Because Ryan is my favorite nephew, I thought the world should know about him, so I put this up on the Internet. Now, Ryan is no longer a secret. Everyone knows.
Posted by Michael Downs at 7:00 AM
Monday, April 07, 2008
A few months back I received an e-mail with the subject line "hello michael" that began "There is no way in hell you would ever remember this ..."
You might expect an e-mail beginning that way to contain a blackmail threat. This one didn't. Instead, it took me back to a winter evening in Tucson, Arizona twenty-something years ago and a high school basketball game (I imagine Bubba Martin was playing; a helluva guard). At the time I was an aspiring sports reporter, a little older than Tom Zoellner who was also an aspiring sports reporter. The newspaper where I worked had assigned us to the same game so I could show Tom the basics.
All this time later, Tom had found me via an entry on the books page of NewWest.net and thought he'd give me a hello.
Turns out we'd both gone on to newspaper reporting careers and then took up writing. We'd even both lived a while in Missoula, Montana, Now he was in New York City; I'm in Baltimore.
Moreover, he's done great work. His 2006 book ""The Heartless Stone: A Journey Through the World of Diamonds, Deceit and Desire", won plaudits from reviewers around the country. I'm in the midst of it, stunned by the reporting and writing. It's a compelling book that Zoellner reported from ten countries including three in Africa. That same year "An Ordinary Man," was released, which is the autobiography of Paul Rusesabagina, the heroic hotel manager depicted in Hotel Rwanda, a book co-authored by Zoellner.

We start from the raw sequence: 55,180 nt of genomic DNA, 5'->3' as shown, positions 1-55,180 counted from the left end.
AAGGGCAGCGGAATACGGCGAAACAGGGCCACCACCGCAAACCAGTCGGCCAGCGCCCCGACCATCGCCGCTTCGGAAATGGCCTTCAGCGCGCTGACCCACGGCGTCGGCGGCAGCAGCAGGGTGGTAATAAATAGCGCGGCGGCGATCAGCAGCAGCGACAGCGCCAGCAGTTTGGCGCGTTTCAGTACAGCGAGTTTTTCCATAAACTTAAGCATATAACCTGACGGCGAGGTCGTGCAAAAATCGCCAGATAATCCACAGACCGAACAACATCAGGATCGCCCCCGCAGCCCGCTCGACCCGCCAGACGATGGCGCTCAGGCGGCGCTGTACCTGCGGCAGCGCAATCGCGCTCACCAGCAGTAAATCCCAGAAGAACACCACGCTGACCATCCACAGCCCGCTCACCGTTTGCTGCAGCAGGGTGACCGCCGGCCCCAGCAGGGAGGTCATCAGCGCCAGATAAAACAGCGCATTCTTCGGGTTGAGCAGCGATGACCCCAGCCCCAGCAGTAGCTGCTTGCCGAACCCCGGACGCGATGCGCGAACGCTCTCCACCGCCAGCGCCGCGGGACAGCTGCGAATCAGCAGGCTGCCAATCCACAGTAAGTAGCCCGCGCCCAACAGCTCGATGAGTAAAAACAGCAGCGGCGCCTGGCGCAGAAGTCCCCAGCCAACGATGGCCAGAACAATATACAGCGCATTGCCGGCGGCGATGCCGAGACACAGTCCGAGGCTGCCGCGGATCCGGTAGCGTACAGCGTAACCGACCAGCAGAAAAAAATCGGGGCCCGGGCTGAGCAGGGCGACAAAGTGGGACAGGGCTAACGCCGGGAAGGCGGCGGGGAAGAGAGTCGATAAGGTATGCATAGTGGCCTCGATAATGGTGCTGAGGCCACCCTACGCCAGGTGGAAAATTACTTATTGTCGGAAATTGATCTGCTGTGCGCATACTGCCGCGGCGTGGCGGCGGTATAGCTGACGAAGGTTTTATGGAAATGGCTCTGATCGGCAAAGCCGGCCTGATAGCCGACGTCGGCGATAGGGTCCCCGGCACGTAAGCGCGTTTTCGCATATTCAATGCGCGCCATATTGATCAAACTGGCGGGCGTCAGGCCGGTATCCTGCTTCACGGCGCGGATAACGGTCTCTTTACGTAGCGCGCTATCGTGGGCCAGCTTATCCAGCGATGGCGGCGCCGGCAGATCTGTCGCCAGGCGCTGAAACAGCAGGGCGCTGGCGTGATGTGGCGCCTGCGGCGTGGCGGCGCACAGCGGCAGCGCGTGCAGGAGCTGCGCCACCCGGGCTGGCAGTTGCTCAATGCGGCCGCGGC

Wednesday, April 16, Tom will read from "The Heartless Stone" here in Baltimore at Towson University as part of our English Department Reading Series. The first page turns around 6:30 p.m., in the Towson Room of the Cook Library. I'm thrilled to see Tom again and eager to hear him read. We have no plans to cover any high school sports.
Such a Saturday! April 19 in this, the Cruelest Month, there's a little kindness -- and it's free!
The fun begins early at the dowtown branch of the Enoch Pratt Free Library with City Lit Festival V. I'm sure to be there at 1 p.m. for the panel featuring Dan Fesperman, Laura Lippman and Manil Suri.
The last time I attended a 510 reading at the Minas Gallery, I feared the second-story floorboards would give way, there was such a crowd. Maybe we'll get lucky and bring down the building on April 19, when I'll be reading alongside novelists Maud Casey and Michael Kimball (think of them as the heavyweights; I'm the undercard).
The 510 Readings start at 5 p.m., 815 W. 36th Street in Baltimore. I'll read a short story that first appeared in the Missouri Review's summer 2006 issue, featured to the right.